This website was archived on July 21, 2019. It is frozen in time on that date.

Sonya Mann's active website is Sonya, Supposedly.

Mood-Related Gym Equipment

On the macro “meh” feeling and dragging my feet.

The hedonic treadmill. I’ve been thinking about it a lot lately. How many of us are just trudging forward? We convince ourselves that we’re making progress, making a better life, but actually we’re walking in place on a level surface. Getting nowhere.

It’s like a depressing scene out of The Phantom Tollbooth, meant to teach clever children to temper their expectations.

Forlorn dog on a treadmill. Photos by Jason Kasper.
Photos by Jason Kasper, here and here.

In case you aren’t familiar, the “hedonic treadmill” concept refers to a set point for contentment, or ennui arising from personal stasis, or some combination thereof. Here’s an explanation from Shane Frederick (bona fide Yale professor! for whatever that’s worth):

The lack of evidence for a relation between objective circumstances and reported well-being has given rise to the concept of a hedonic treadmill, on which humans’ happiness remains stationary, despite efforts or interventions to advance it. The metaphor is also interpreted to mean that humans’ happiness will decline if their material circumstances remain constant.

When I reflect on my state of mind over the past couple of years, it’s obvious that I’m on the hedonic treadmill. My current life is sooooo superior to its previous iterations, and yet I feel existentially dissatisfied.

I’m cheerful enough on a moment-to-moment basis, but ambition is pressing on my back all the time. Constantly I feel driven to do better, to be better. When I accomplish a goal that I’ve been driving toward, the joy is fleeting.

Do I need improve at actively appreciating what I already have?

Shane Frederick again:

The conclusion that material circumstances have no effect on welfare seems implausible and objectionable, because it implies that economic inequality is irrelevant, that the poor would be no better off if they were rich. [But] data showing that subjective ratings of happiness remain constant despite objectively improving circumstances could instead be explained by a satisfaction treadmill, whereby improving circumstances lead individuals to adopt successively higher aspirations for the amount of enjoyment they regard as acceptable.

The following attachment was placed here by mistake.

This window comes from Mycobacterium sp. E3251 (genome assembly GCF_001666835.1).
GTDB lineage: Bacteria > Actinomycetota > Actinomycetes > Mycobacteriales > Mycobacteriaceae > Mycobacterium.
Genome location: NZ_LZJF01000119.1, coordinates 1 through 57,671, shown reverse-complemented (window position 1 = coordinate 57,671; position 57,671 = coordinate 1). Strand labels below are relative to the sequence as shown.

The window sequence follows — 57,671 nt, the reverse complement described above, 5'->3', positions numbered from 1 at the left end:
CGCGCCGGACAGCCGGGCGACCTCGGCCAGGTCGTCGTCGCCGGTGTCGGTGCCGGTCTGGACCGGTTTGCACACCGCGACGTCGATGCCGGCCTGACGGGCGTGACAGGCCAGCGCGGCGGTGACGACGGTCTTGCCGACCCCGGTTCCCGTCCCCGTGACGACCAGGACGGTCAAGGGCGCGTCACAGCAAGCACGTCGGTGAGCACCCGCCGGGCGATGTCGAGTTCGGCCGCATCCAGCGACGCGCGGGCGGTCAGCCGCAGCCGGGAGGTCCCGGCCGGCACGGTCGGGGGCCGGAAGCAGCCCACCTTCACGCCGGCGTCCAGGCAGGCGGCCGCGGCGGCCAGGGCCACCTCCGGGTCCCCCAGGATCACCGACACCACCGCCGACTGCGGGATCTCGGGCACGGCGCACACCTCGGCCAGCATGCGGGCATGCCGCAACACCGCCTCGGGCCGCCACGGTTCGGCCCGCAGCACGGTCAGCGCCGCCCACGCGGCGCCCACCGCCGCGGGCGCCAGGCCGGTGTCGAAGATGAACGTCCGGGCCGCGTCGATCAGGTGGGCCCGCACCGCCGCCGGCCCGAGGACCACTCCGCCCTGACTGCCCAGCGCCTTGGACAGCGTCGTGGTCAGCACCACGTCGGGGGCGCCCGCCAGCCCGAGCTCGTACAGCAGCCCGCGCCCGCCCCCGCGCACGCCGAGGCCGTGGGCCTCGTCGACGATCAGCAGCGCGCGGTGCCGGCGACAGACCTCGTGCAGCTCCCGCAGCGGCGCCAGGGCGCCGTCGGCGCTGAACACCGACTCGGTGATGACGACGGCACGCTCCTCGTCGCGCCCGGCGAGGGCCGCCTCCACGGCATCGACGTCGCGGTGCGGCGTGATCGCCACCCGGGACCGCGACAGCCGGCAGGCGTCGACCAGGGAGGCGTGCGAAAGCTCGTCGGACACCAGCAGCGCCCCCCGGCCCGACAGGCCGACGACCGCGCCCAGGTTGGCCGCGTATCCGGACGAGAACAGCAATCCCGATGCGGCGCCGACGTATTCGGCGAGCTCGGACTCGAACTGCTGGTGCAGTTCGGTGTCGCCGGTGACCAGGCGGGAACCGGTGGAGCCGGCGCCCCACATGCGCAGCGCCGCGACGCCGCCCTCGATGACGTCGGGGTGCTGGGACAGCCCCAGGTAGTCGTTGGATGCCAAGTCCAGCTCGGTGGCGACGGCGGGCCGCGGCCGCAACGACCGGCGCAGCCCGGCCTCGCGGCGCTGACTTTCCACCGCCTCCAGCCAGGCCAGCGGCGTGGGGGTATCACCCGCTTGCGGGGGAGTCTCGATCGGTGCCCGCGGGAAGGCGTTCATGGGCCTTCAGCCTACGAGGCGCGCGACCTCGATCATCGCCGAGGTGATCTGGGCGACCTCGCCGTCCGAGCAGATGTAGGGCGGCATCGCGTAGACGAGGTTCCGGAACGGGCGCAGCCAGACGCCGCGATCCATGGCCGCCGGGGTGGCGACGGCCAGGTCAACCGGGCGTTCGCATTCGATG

I guess the idea of a satisfaction treadmill is marginally less despair-inducing. You develop higher standards! That’s an improvement right????? But if it doesn’t improve your subjective experience, what’s the point.

How about you, dear readers? Do you feel like you’re on the hedonic treadmill? Or a satisfaction treadmill, or some other mood-related gym equipment, like an elliptical? Hedonic weightlifting with progressive overload would be the best thing, I suppose.

Please recommend strategies for coping with persistent internal discontent. (I know, I know, I should meditate.)

Originally posted on Substack.

Short Book Review: Scott Adams’ Success Secrets

Dilbert visits the park. Photo by Ol.v!er [H2vPk].
Dilbert visits the park. Photo by Ol.v!er [H2vPk].
Scott Adams, the cartoonist who created Dilbert, is a weird dude. No surprise to anyone familiar with the comic strip. I just finished reading Adams’ autobiographical self-help book How to Fail at Almost Everything and Still Win Big. I don’t agree with all of his advice — do I really need to state that caveat? — but some of Adams’ concepts are interesting and even spot-on.

How to Fail at Almost Everything and Still Win Big by Scott Adams, creator of Dilbert

For instance, Adams asserts that systems are superior to goals. What he means is that it’s smarter, for example, to always be looking for a better job instead of following a five-year plan to attain a certain position. He lays out a bunch of principles along these lines that in his view should lead to success. His through-line is the idea that you should optimize yourself to take advantage of luck when it strikes.

The book is certainly interesting, and I think particularly useful to people starting their professional lives. Here are the two quotes I liked enough to write down:

“Good ideas have no value because the world already has too many of them. The market rewards execution, not ideas. [After realizing that] I concentrated on ideas I could execute.”

“Reality is overrated and impossible to understand with any degree of certainty. What you do know for sure is that some ways of looking at the world work better than others. Pick the way that works, even if you don’t know why.”

I particularly agree with the second suggestion, that you should shape your paradigm to be productive rather than accurate. (This is basically what my therapist wants me to do.) If I dwell on the rottenness and chaos of the world, my realistic perception harms me; I become miserable and can’t get anything done. Far more effective to be an optimist without justification than a pessimist with plenty of proof.

(I like to call myself a cynical optimist. Is that annoying? It’s such a good phrase, and a decent representation of my personality.)

Dilbert visits the beach. Photo by Ol.v!er [H2vPk].
Dilbert visits the beach. Photo by Ol.v!er [H2vPk].

Sign up for my newsletter to stay abreast of my new writing and projects.

I am a member of the Amazon Associates program. If you click on an Amazon link from this site and subsequently buy something, I may receive a small commission (at no cost to you).